1. UWN Translations
  2. In This Issue
  3. General Community News
    1. Intrepid Alpha 1 Delayed
    2. Global Bug Jam: How you can help make it happen!
    3. Future Brainstorm Plans
    4. Intrepid blueprints from the Ubuntu Server Team
    5. New Ubuntu Members
      1. The EMEA Board
      2. The AsiaOceania Board
    6. MOTU News
    7. Gobuntu Future
    8. Kubuntu Tutorial Days - Sunday June 15th, 2008
  4. Ubuntu Stats
    1. Bug Stats
    2. Translation Stats Hardy
  5. LoCo News
    1. Ubuntu Colombian Team OpenFest
  6. Technical Update
  7. Launchpad News
    1. Launchpad service interruptions: June 17th, 18th, and 19th
  8. Ubuntu Forums News
    1. Ubuntu Forums Interviews
    2. Tutorial of the Week
    3. New Record
  9. In The Press
  10. In The Blogosphere
  11. In Other News
    1. Mark Shuttleworth responds to unfounded rumors
    2. Open source snub in UK schools
    3. Vienna failed to migrate to GNU/Linux: why?
    4. Mark Shuttleworth on the future of Ubuntu
    5. How to build RepRap 1.0 "Darwin"
    6. Siemens gets serious about open source
    7. Linux-Magazine Italia interviews Mark Shuttleworth
  12. Upcoming Meetings and Events
    1. Monday, June 16, 20008
      1. Bugs for Hugs Day
    2. Tuesday, June 17, 2008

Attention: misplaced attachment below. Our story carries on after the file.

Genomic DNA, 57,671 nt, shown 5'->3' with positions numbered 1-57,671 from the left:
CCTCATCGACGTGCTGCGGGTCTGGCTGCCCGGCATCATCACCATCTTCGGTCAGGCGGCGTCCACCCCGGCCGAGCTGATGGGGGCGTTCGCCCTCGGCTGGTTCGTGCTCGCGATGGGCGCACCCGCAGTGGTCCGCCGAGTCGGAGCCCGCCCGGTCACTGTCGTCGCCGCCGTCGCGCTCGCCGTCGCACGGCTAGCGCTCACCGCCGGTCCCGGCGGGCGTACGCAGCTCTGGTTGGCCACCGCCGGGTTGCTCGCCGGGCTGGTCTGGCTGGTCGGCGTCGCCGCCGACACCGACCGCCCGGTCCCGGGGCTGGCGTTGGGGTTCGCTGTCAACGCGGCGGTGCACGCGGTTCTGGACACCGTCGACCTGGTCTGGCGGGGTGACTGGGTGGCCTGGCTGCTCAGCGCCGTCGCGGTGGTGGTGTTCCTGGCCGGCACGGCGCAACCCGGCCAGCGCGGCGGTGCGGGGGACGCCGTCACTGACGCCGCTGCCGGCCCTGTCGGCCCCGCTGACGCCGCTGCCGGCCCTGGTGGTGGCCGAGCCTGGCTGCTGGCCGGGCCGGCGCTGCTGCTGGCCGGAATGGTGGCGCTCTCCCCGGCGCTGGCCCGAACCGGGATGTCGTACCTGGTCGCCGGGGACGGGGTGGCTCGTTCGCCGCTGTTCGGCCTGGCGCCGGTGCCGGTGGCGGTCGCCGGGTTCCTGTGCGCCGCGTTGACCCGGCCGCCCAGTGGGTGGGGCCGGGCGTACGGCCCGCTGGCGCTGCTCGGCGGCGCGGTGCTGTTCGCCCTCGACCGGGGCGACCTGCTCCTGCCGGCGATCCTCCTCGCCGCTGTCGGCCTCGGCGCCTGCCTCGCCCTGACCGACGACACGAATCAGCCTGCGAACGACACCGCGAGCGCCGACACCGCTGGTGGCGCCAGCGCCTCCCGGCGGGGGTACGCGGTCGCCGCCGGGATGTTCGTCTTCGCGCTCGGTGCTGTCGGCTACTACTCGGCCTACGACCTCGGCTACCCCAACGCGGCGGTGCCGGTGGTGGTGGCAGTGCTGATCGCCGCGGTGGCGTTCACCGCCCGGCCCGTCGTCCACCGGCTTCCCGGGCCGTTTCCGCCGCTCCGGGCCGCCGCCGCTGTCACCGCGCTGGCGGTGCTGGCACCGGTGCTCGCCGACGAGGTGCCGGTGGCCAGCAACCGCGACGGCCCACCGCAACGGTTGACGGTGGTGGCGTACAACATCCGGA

1. Bugs for Hugs Day
      2. Server Team Meeting
    3. Wednesday, June 18, 2008
      1. Bugs for Hugs Day
      2. Platform Team Meeting
      3. QA Team Meeting
      4. Xubuntu Community Meeting
    4. Thursday, June 19, 2008
      1. Desktop Team Meeting
      2. Security Team Meeting
    5. Saturday, June 21, 2008
      1. Xubuntu Community Meeting
    6. Sunday, June 22, 2008
      1. Ubuntu Mozilla Team
  13. Updates and Security for 6.06, 7.04, 7.10, and 8.04
    1. Security Updates
    2. Ubuntu 6.06 Updates
    3. Ubuntu 7.04 Updates
    4. Ubuntu 7.10 Updates
    5. Ubuntu 8.04 Updates
  14. Archives and RSS Feed
  15. Additional Ubuntu News
  16. Conclusion
  17. Credits
  18. Feedback

Welcome to the Ubuntu Weekly Newsletter, Issue #95 for the week June 8th - June 14th, 2008. In this issue we cover: Intrepid Alpha 1 delayed, more info about Global Bug Jam, future Brainstorm plans, Server Team Intrepid blueprints, new Ubuntu Members, future of Gobuntu, Kubuntu Tutorial Days, Mark Suttleworth's response to accusations of proprietary codecs in Ubuntu, open source in UK schools, and much, much more!

UWN Translations

  • Note to translators and our readers: We are trying a new way of linking to our translations pages. Please follow the link below for the information you need.

In This Issue

  • Intrepid Alpha 1 Delayed
  • Global Bug Jam: How you can help make it happen!
  • Future Brainstorm Plans
  • Intrepid blueprints from the Ubuntu Server Team
  • New Ubuntu Members
  • Gobuntu Future
  • Ubuntu Stats
  • Ubuntu Colombian Team OpenFest

  • Technical Update
  • Launchpad News
  • Ubuntu Forums News
  • In the Press & Blogosphere

  • In Other News
  • Upcoming Meetings & Events

  • Updates & Security

General Community News

Intrepid Alpha 1 Delayed

According to the published Intrepid release schedule at, the first Intrepid alpha was scheduled for June 12, 2008. Due to a number of factors, chief among them the current division of developer attention between the upcoming 8.04 point release and Intrepid, the alpha release was not made available as scheduled. Needless to say, every effort is being made to get an installable alpha image together in the coming days.